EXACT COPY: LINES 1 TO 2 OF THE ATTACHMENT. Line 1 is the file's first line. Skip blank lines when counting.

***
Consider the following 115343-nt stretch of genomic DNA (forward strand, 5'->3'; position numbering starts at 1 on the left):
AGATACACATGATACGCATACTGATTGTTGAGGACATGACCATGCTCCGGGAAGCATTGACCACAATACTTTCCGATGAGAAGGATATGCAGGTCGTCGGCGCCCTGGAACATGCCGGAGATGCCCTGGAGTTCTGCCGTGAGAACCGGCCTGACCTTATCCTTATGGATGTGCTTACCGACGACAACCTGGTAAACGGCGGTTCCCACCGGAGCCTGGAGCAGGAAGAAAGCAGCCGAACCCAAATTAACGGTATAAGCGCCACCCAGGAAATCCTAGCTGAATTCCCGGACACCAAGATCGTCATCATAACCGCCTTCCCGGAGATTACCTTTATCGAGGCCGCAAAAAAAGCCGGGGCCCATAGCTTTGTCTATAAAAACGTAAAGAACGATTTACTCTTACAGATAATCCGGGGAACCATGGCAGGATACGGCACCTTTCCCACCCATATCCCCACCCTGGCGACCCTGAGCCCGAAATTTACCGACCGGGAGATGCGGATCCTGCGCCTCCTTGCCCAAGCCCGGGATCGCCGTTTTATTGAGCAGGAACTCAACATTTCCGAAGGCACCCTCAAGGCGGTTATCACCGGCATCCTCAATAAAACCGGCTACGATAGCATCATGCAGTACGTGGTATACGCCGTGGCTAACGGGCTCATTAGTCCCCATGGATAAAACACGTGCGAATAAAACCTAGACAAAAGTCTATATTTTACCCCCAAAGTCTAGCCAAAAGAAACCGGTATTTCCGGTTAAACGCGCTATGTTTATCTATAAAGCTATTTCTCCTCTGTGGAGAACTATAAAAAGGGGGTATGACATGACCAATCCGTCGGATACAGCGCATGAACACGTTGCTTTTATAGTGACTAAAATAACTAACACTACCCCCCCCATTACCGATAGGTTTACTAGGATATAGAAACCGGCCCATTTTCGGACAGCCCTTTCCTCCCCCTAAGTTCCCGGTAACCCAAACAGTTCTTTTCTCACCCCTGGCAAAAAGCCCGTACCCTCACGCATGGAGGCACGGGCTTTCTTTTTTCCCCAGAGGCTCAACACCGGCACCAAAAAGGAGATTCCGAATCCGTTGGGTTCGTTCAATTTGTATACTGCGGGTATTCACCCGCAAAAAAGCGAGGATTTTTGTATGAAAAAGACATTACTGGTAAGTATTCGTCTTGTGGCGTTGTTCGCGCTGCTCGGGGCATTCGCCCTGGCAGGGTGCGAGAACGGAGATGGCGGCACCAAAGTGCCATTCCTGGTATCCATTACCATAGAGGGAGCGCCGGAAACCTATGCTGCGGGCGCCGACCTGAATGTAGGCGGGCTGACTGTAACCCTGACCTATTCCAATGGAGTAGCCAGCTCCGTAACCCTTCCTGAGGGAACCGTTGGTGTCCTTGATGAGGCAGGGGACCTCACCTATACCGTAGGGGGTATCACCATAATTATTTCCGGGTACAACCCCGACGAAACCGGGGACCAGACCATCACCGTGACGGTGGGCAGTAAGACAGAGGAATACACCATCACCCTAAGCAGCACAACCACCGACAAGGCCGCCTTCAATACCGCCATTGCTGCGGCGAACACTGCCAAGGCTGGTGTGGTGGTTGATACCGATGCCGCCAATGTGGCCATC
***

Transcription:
Consider the following 115343-nt stretch of genomic DNA (forward strand, 5'->3'; position numbering starts at 1 on the left):
AGATACACATGATACGCATACTGATTGTTGAGGACATGACCATGCTCCGGGAAGCATTGACCACAATACTTTCCGATGAGAAGGATATGCAGGTCGTCGGCGCCCTGGAACATGCCGGAGATGCCCTGGAGTTCTGCCGTGAGAACCGGCCTGACCTTATCCTTATGGATGTGCTTACCGACGACAACCTGGTAAACGGCGGTTCCCACCGGAGCCTGGAGCAGGAAGAAAGCAGCCGAACCCAAATTAACGGTATAAGCGCCACCCAGGAAATCCTAGCTGAATTCCCGGACACCAAGATCGTCATCATAACCGCCTTCCCGGAGATTACCTTTATCGAGGCCGCAAAAAAAGCCGGGGCCCATAGCTTTGTCTATAAAAACGTAAAGAACGATTTACTCTTACAGATAATCCGGGGAACCATGGCAGGATACGGCACCTTTCCCACCCATATCCCCACCCTGGCGACCCTGAGCCCGAAATTTACCGACCGGGAGATGCGGATCCTGCGCCTCCTTGCCCAAGCCCGGGATCGCCGTTTTATTGAGCAGGAACTCAACATTTCCGAAGGCACCCTCAAGGCGGTTATCACCGGCATCCTCAATAAAACCGGCTACGATAGCATCATGCAGTACGTGGTATACGCCGTGGCTAACGGGCTCATTAGTCCCCATGGATAAAACACGTGCGAATAAAACCTAGACAAAAGTCTATATTTTACCCCCAAAGTCTAGCCAAAAGAAACCGGTATTTCCGGTTAAACGCGCTATGTTTATCTATAAAGCTATTTCTCCTCTGTGGAGAACTATAAAAAGGGGGTATGACATGACCAATCCGTCGGATACAGCGCATGAACACGTTGCTTTTATAGTGACTAAAATAACTAACACTACCCCCCCCATTACCGATAGGTTTACTAGGATATAGAAACCGGCCCATTTTCGGACAGCCCTTTCCTCCCCCTAAGTTCCCGGTAACCCAAACAGTTCTTTTCTCACCCCTGGCAAAAAGCCCGTACCCTCACGCATGGAGGCACGGGCTTTCTTTTTTCCCCAGAGGCTCAACACCGGCACCAAAAAGGAGATTCCGAATCCGTTGGGTTCGTTCAATTTGTATACTGCGGGTATTCACCCGCAAAAAAGCGAGGATTTTTGTATGAAAAAGACATTACTGGTAAGTATTCGTCTTGTGGCGTTGTTCGCGCTGCTCGGGGCATTCGCCCTGGCAGGGTGCGAGAACGGAGATGGCGGCACCAAAGTGCCATTCCTGGTATCCATTACCATAGAGGGAGCGCCGGAAACCTATGCTGCGGGCGCCGACCTGAATGTAGGCGGGCTGACTGTAACCCTGACCTATTCCAATGGAGTAGCCAGCTCCGTAACCCTTCCTGAGGGAACCGTTGGTGTCCTTGATGAGGCAGGGGACCTCACCTATACCGTAGGGGGTATCACCATAATTATTTCCGGGTACAACCCCGACGAAACCGGGGACCAGACCATCACCGTGACGGTGGGCAGTAAGACAGAGGAATACACCATCACCCTAAGCAGCACAACCACCGACAAGGCCGCCTTCAATACCGCCATTGCTGCGGCGAACACTGCCAAGGCTGGTGTGGTGGTTGATACCGATGCCGCCAATGTGGCCATC